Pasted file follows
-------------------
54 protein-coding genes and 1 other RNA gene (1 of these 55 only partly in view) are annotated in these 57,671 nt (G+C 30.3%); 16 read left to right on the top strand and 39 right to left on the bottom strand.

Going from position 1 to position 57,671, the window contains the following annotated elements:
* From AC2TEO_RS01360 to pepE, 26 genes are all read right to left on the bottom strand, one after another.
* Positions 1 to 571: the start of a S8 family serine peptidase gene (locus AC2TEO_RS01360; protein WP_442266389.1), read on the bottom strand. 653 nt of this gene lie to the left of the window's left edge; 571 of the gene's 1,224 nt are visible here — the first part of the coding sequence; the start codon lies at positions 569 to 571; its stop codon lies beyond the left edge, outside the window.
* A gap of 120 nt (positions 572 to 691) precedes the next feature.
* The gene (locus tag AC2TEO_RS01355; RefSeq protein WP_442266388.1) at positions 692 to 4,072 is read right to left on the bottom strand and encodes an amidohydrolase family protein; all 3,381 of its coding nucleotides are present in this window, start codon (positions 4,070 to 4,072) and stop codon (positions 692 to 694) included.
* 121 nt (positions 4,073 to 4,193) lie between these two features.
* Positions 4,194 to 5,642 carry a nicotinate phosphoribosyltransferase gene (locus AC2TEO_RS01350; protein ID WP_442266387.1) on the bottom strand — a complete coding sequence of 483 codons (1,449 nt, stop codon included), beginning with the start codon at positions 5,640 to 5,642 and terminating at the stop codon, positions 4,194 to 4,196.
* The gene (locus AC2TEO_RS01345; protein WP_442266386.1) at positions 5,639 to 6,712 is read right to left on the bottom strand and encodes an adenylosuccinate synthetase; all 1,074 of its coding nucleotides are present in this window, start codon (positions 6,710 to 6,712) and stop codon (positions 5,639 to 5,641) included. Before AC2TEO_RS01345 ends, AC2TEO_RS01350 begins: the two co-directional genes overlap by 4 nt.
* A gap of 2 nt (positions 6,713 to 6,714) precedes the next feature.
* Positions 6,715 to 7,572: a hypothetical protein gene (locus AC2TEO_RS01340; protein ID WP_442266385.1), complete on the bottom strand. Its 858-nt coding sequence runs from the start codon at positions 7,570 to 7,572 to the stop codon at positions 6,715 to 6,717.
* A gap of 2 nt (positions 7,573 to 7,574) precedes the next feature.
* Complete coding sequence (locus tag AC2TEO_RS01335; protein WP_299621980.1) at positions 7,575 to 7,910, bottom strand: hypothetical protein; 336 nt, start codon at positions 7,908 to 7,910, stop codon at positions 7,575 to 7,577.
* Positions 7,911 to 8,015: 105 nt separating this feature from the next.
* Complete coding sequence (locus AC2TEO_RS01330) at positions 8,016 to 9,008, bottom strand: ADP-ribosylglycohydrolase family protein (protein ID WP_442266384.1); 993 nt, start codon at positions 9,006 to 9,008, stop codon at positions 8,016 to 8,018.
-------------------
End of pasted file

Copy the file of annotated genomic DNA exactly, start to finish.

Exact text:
54 protein-coding genes and 1 other RNA gene (1 of these 55 only partly in view) are annotated in these 57,671 nt (G+C 30.3%); 16 read left to right on the top strand and 39 right to left on the bottom strand.

Going from position 1 to position 57,671, the window contains the following annotated elements:
* From AC2TEO_RS01360 to pepE, 26 genes are all read right to left on the bottom strand, one after another.
* Positions 1 to 571: the start of a S8 family serine peptidase gene (locus AC2TEO_RS01360; protein WP_442266389.1), read on the bottom strand. 653 nt of this gene lie to the left of the window's left edge; 571 of the gene's 1,224 nt are visible here — the first part of the coding sequence; the start codon lies at positions 569 to 571; its stop codon lies beyond the left edge, outside the window.
* A gap of 120 nt (positions 572 to 691) precedes the next feature.
* The gene (locus tag AC2TEO_RS01355; RefSeq protein WP_442266388.1) at positions 692 to 4,072 is read right to left on the bottom strand and encodes an amidohydrolase family protein; all 3,381 of its coding nucleotides are present in this window, start codon (positions 4,070 to 4,072) and stop codon (positions 692 to 694) included.
* 121 nt (positions 4,073 to 4,193) lie between these two features.
* Positions 4,194 to 5,642 carry a nicotinate phosphoribosyltransferase gene (locus AC2TEO_RS01350; protein ID WP_442266387.1) on the bottom strand — a complete coding sequence of 483 codons (1,449 nt, stop codon included), beginning with the start codon at positions 5,640 to 5,642 and terminating at the stop codon, positions 4,194 to 4,196.
* The gene (locus AC2TEO_RS01345; protein WP_442266386.1) at positions 5,639 to 6,712 is read right to left on the bottom strand and encodes an adenylosuccinate synthetase; all 1,074 of its coding nucleotides are present in this window, start codon (positions 6,710 to 6,712) and stop codon (positions 5,639 to 5,641) included. Before AC2TEO_RS01345 ends, AC2TEO_RS01350 begins: the two co-directional genes overlap by 4 nt.
* A gap of 2 nt (positions 6,713 to 6,714) precedes the next feature.
* Positions 6,715 to 7,572: a hypothetical protein gene (locus AC2TEO_RS01340; protein ID WP_442266385.1), complete on the bottom strand. Its 858-nt coding sequence runs from the start codon at positions 7,570 to 7,572 to the stop codon at positions 6,715 to 6,717.
* A gap of 2 nt (positions 7,573 to 7,574) precedes the next feature.
* Complete coding sequence (locus tag AC2TEO_RS01335; protein WP_299621980.1) at positions 7,575 to 7,910, bottom strand: hypothetical protein; 336 nt, start codon at positions 7,908 to 7,910, stop codon at positions 7,575 to 7,577.
* Positions 7,911 to 8,015: 105 nt separating this feature from the next.
* Complete coding sequence (locus AC2TEO_RS01330) at positions 8,016 to 9,008, bottom strand: ADP-ribosylglycohydrolase family protein (protein ID WP_442266384.1); 993 nt, start codon at positions 9,006 to 9,008, stop codon at positions 8,016 to 8,018.